“You may think that a talk about yeast research would be like watching ice melt,” said Gail Berlant, director for distinguished giving at the organization’s Los Angeles office. “But Susan makes people excited about what she does. Scientists like Susan are society’s true rock stars.”

Astrid Schnetzer: Microbes on the Menu

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Microbes on the Menu
Phytoplankton in mixed communities

The functioning of marine ecosystems depends on the size and flavor of microbes at the base of the food chain. Changes to the Earth's atmosphere might rearrange that microscopic menu.

Microbes that currently are the main course for other organisms might get harder to find in the future, and microbes that are now inconspicuous as members of a "rare biosphere" might become more common.

Four biologists at USC College have started work on a project funded by the National Science Foundation to examine the changes that might occur within communities of marine microbes as seawater becomes more acidic, a change that is happening as the rising levels of carbon dioxide in the atmosphere are absorbed by the ocean.

The principal investigator on the project is Astrid Schnetzer, a research assistant professor in the USC marine environmental biology program who said the study will examine the response of microbial communities to ocean acidification and increases in temperature.

"The change that is happening is very complex — it won't be just an increase in carbon dioxide in the water or an increase in temperature," Schnetzer said. "Global climate change will affect a whole suite of ocean properties, directly or indirectly, in the coming decades."

Schnetzer is working on the project with three other faculty members in marine environmental biology: professors David Caron and David Hutchins, and research assistant professor Feixue Fu. All are affiliated with the USC Wrigley Institute for Environmental Studies.

During the three-year study, Schnetzer and her colleagues will look within natural communities of microbes for specific species that can beat their competitors because they acclimate better to the altered temperature and chemistry of seawater in a "greenhouse world." The researchers will isolate microbes that pass the "acclimation test," cultivate them for several generations and then recombine them to examine the structure of their communities under conditions that are predicted for the future.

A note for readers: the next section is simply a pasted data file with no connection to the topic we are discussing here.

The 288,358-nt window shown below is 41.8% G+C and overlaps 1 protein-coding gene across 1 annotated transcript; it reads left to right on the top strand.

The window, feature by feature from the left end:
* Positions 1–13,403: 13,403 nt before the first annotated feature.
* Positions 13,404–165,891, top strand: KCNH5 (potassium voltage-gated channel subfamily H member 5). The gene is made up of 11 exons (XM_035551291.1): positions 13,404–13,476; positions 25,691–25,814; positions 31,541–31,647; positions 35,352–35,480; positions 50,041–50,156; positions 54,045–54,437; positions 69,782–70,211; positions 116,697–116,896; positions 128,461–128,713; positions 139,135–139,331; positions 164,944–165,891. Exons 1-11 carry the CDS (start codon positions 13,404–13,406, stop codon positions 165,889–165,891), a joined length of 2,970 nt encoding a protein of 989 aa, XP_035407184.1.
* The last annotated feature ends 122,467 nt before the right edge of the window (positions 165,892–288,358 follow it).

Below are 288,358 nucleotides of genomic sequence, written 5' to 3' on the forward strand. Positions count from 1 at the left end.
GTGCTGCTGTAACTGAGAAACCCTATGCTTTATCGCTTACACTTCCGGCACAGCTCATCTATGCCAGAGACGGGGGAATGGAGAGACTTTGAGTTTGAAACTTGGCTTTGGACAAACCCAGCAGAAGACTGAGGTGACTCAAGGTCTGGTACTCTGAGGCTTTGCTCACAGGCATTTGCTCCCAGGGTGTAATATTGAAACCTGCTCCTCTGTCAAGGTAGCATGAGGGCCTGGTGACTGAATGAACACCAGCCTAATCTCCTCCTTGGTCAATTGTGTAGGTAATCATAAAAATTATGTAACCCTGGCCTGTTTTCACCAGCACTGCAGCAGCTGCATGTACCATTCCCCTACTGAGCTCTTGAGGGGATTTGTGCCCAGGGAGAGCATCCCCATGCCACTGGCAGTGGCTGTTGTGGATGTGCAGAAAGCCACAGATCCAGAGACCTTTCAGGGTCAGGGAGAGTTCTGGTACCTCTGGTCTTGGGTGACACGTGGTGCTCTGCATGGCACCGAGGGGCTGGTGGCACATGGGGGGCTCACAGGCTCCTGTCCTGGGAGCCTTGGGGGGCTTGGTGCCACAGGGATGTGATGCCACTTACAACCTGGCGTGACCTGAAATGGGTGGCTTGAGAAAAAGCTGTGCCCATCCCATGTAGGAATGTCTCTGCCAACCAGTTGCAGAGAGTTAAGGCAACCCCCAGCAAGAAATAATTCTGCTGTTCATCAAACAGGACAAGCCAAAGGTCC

"The species that can acclimate better to changes in CO2 levels will have a competitive advantage," Schnetzer said.

The new study at USC will do more than evaluate the individual species that might survive the marine conditions that are predicted for the future. It will monitor the growth rates and elemental composition of phytoplankton under new conditions and the "functional groups" of organisms that might emerge in the future.

The "primary producers" are one of the most critical of these functional groups. These are the algae capable of photosynthesis that create plant material out of sunlight, carbon dioxide and ambient nutrients. Schnetzer said these algae might change as the chemistry and temperature of seawater change. The algae might grow more quickly or slowly, or bigger or smaller. They might become more or less palatable and more or less nutritious.

The other microbes and crustaceans that feed on these algae, in turn, will react to any changes in the plant material that is fundamental to their diets.

"The reason the primary producers are so important is because, ultimately, they're the base of food chain," Schnetzer said. "Whatever affects them will affect anything else that's higher up. That means the protozoa that graze on them, the zooplankton that graze on them, small crustaceans, fish — and somewhere up that food chain we find ourselves."

In addition to providing food for other marine organisms, the primary producers influence the chemistry of seawater because they remove carbon dioxide from it.

Seawater absorbs carbon dioxide from the atmosphere, and the primary producers convert dissolved CO2 into plant matter. Schnetzer said the microbes are on the front lines of "carbon sequestration" on a global scale, but changes to the temperature and chemistry of seawater in a "greenhouse world" might change the growth rates of the primary producers. That would change the rate at which they remove carbon dioxide from the water and their capacity to assist in the sequestration of CO2 from the atmosphere.

Schnetzer said changes in water chemistry also might open a window of opportunity for species of microbes that typically exist at very low numbers. Organisms that are now part of this "rare biosphere" might thrive under new conditions, and in some cases they might become very conspicuous members of a new order.

"Harmful algal blooms could be considered a 'real world' example of the rare biosphere," Schnetzer said. "You know that these species of algae are around, but they're not really abundant; they're somewhere in the very background of what's present at any given time. Then, something in the environment changes, a window of opportunity opens and they suddenly take over and dominate."

The ocean naturally absorbs carbon dioxide from the air. Over the course of millions of years, the balance of CO2 in the air and in seawater reached equilibrium, and so did the chemistry of the seawater. But the burning of fossil fuels for energy adds billions of tons of carbon dioxide to the atmosphere every year, and as the atmosphere becomes more saturated with carbon dioxide, so does the seawater. The marine life we know today is suited for the equilibrium as it exists now, but rising levels of carbon dioxide in the environment are pushing ocean chemistry out of this age-old balance.